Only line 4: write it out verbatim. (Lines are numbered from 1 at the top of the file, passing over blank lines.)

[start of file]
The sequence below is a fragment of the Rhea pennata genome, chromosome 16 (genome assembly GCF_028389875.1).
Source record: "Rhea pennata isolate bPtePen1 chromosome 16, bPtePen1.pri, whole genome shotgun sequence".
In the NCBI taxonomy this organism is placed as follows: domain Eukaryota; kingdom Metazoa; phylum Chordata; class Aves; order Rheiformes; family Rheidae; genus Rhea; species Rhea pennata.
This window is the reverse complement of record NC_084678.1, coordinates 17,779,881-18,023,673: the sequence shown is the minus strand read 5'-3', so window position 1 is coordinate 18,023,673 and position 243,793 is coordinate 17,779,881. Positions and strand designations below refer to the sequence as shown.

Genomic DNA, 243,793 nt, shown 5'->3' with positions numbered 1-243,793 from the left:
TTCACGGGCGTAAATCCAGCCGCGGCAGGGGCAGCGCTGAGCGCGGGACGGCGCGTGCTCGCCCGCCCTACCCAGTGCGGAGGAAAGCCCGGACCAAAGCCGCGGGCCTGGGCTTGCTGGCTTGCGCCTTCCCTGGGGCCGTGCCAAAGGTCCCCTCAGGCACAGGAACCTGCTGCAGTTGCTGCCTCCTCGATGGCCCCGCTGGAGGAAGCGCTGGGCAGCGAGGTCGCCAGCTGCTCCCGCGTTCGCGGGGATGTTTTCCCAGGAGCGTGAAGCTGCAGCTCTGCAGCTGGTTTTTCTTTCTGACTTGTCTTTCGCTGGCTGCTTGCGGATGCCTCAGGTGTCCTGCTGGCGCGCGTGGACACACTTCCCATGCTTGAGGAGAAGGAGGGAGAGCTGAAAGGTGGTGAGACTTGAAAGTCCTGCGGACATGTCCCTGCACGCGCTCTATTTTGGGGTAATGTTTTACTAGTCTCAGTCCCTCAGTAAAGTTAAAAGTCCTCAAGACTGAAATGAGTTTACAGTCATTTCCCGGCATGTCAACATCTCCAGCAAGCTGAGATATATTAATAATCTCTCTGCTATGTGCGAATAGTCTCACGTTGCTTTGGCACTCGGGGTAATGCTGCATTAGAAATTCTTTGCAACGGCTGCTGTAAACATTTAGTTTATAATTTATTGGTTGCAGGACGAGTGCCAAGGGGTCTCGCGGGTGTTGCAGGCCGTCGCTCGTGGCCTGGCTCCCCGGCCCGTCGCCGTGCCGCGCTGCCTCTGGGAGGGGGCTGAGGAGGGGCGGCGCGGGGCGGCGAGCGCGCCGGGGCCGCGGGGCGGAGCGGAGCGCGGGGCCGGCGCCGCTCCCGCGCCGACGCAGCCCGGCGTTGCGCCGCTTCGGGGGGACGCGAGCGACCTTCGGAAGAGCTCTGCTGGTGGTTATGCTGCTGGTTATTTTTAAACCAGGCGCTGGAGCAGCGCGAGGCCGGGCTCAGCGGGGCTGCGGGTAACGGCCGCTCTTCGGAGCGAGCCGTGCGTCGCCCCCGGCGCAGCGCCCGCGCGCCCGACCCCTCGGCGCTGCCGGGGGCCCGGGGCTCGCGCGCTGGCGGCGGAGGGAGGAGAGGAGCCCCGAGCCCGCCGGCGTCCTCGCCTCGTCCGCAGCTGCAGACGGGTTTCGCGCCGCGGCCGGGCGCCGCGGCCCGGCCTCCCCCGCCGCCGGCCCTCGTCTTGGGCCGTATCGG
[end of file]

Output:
This window is the reverse complement of record NC_084678.1, coordinates 17,779,881-18,023,673: the sequence shown is the minus strand read 5'-3', so window position 1 is coordinate 18,023,673 and position 243,793 is coordinate 17,779,881. Positions and strand designations below refer to the sequence as shown.